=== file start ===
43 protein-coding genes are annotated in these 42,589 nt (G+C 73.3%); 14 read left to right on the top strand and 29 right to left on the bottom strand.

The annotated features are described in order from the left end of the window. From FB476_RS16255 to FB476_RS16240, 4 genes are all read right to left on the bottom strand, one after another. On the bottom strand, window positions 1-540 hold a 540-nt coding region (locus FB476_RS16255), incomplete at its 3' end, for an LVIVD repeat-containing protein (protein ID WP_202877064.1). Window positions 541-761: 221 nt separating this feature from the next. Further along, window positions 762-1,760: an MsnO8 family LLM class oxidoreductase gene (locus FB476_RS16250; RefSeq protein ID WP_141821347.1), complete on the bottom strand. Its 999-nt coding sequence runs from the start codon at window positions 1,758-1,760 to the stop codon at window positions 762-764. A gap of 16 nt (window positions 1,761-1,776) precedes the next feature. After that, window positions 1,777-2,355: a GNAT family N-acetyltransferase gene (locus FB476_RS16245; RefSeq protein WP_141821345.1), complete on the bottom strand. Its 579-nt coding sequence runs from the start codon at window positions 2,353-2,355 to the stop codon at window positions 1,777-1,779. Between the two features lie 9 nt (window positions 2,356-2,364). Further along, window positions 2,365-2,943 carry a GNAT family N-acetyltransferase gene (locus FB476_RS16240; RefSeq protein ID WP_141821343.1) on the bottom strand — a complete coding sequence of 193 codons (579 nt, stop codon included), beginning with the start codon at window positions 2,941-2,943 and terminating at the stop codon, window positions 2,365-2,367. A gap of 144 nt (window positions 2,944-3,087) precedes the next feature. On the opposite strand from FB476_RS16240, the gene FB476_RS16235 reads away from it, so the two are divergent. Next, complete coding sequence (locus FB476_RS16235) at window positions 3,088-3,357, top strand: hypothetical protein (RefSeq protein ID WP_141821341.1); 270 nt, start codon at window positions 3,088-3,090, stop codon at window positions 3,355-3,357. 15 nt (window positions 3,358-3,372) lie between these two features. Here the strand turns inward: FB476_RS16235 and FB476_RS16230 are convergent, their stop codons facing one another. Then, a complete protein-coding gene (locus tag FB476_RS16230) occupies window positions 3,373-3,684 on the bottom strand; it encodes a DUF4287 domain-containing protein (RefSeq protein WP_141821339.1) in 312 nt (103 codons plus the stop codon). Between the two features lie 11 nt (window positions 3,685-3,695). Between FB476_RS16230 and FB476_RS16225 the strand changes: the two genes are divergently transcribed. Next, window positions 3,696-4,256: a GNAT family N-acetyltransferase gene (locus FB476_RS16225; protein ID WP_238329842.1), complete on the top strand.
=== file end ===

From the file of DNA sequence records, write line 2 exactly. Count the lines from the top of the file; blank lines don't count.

The annotated features are described in order from the left end of the window. From FB476_RS16255 to FB476_RS16240, 4 genes are all read right to left on the bottom strand, one after another. On the bottom strand, window positions 1-540 hold a 540-nt coding region (locus FB476_RS16255), incomplete at its 3' end, for an LVIVD repeat-containing protein (protein ID WP_202877064.1). Window positions 541-761: 221 nt separating this feature from the next. Further along, window positions 762-1,760: an MsnO8 family LLM class oxidoreductase gene (locus FB476_RS16250; RefSeq protein ID WP_141821347.1), complete on the bottom strand. Its 999-nt coding sequence runs from the start codon at window positions 1,758-1,760 to the stop codon at window positions 762-764. A gap of 16 nt (window positions 1,761-1,776) precedes the next feature. After that, window positions 1,777-2,355: a GNAT family N-acetyltransferase gene (locus FB476_RS16245; RefSeq protein WP_141821345.1), complete on the bottom strand. Its 579-nt coding sequence runs from the start codon at window positions 2,353-2,355 to the stop codon at window positions 1,777-1,779. Between the two features lie 9 nt (window positions 2,356-2,364). Further along, window positions 2,365-2,943 carry a GNAT family N-acetyltransferase gene (locus FB476_RS16240; RefSeq protein ID WP_141821343.1) on the bottom strand — a complete coding sequence of 193 codons (579 nt, stop codon included), beginning with the start codon at window positions 2,941-2,943 and terminating at the stop codon, window positions 2,365-2,367. A gap of 144 nt (window positions 2,944-3,087) precedes the next feature. On the opposite strand from FB476_RS16240, the gene FB476_RS16235 reads away from it, so the two are divergent. Next, complete coding sequence (locus FB476_RS16235) at window positions 3,088-3,357, top strand: hypothetical protein (RefSeq protein ID WP_141821341.1); 270 nt, start codon at window positions 3,088-3,090, stop codon at window positions 3,355-3,357. 15 nt (window positions 3,358-3,372) lie between these two features. Here the strand turns inward: FB476_RS16235 and FB476_RS16230 are convergent, their stop codons facing one another. Then, a complete protein-coding gene (locus tag FB476_RS16230) occupies window positions 3,373-3,684 on the bottom strand; it encodes a DUF4287 domain-containing protein (RefSeq protein WP_141821339.1) in 312 nt (103 codons plus the stop codon). Between the two features lie 11 nt (window positions 3,685-3,695). Between FB476_RS16230 and FB476_RS16225 the strand changes: the two genes are divergently transcribed. Next, window positions 3,696-4,256: a GNAT family N-acetyltransferase gene (locus FB476_RS16225; protein ID WP_238329842.1), complete on the top strand.